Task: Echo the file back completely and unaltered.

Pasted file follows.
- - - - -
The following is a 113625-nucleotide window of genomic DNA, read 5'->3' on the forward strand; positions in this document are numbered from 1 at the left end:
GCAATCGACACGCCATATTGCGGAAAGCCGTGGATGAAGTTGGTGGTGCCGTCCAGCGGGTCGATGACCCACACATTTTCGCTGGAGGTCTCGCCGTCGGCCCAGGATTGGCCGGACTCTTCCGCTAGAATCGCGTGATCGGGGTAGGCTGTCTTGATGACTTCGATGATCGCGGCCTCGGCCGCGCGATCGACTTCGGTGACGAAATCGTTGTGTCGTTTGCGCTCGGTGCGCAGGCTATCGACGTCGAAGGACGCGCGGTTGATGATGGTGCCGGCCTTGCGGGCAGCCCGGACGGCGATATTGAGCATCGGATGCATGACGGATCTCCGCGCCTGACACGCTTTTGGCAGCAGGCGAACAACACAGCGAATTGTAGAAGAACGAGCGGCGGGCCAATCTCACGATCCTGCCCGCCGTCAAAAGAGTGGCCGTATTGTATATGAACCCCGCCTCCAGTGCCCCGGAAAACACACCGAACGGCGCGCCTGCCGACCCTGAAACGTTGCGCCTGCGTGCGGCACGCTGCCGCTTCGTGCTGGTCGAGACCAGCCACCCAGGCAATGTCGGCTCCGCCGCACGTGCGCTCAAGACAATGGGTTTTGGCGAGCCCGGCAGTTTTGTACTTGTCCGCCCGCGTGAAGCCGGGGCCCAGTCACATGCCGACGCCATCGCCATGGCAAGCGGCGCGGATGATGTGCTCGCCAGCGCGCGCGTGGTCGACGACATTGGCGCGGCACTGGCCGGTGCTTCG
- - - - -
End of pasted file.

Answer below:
The following is a 113625-nucleotide window of genomic DNA, read 5'->3' on the forward strand; positions in this document are numbered from 1 at the left end:
GCAATCGACACGCCATATTGCGGAAAGCCGTGGATGAAGTTGGTGGTGCCGTCCAGCGGGTCGATGACCCACACATTTTCGCTGGAGGTCTCGCCGTCGGCCCAGGATTGGCCGGACTCTTCCGCTAGAATCGCGTGATCGGGGTAGGCTGTCTTGATGACTTCGATGATCGCGGCCTCGGCCGCGCGATCGACTTCGGTGACGAAATCGTTGTGTCGTTTGCGCTCGGTGCGCAGGCTATCGACGTCGAAGGACGCGCGGTTGATGATGGTGCCGGCCTTGCGGGCAGCCCGGACGGCGATATTGAGCATCGGATGCATGACGGATCTCCGCGCCTGACACGCTTTTGGCAGCAGGCGAACAACACAGCGAATTGTAGAAGAACGAGCGGCGGGCCAATCTCACGATCCTGCCCGCCGTCAAAAGAGTGGCCGTATTGTATATGAACCCCGCCTCCAGTGCCCCGGAAAACACACCGAACGGCGCGCCTGCCGACCCTGAAACGTTGCGCCTGCGTGCGGCACGCTGCCGCTTCGTGCTGGTCGAGACCAGCCACCCAGGCAATGTCGGCTCCGCCGCACGTGCGCTCAAGACAATGGGTTTTGGCGAGCCCGGCAGTTTTGTACTTGTCCGCCCGCGTGAAGCCGGGGCCCAGTCACATGCCGACGCCATCGCCATGGCAAGCGGCGCGGATGATGTGCTCGCCAGCGCGCGCGTGGTCGACGACATTGGCGCGGCACTGGCCGGTGCTTCG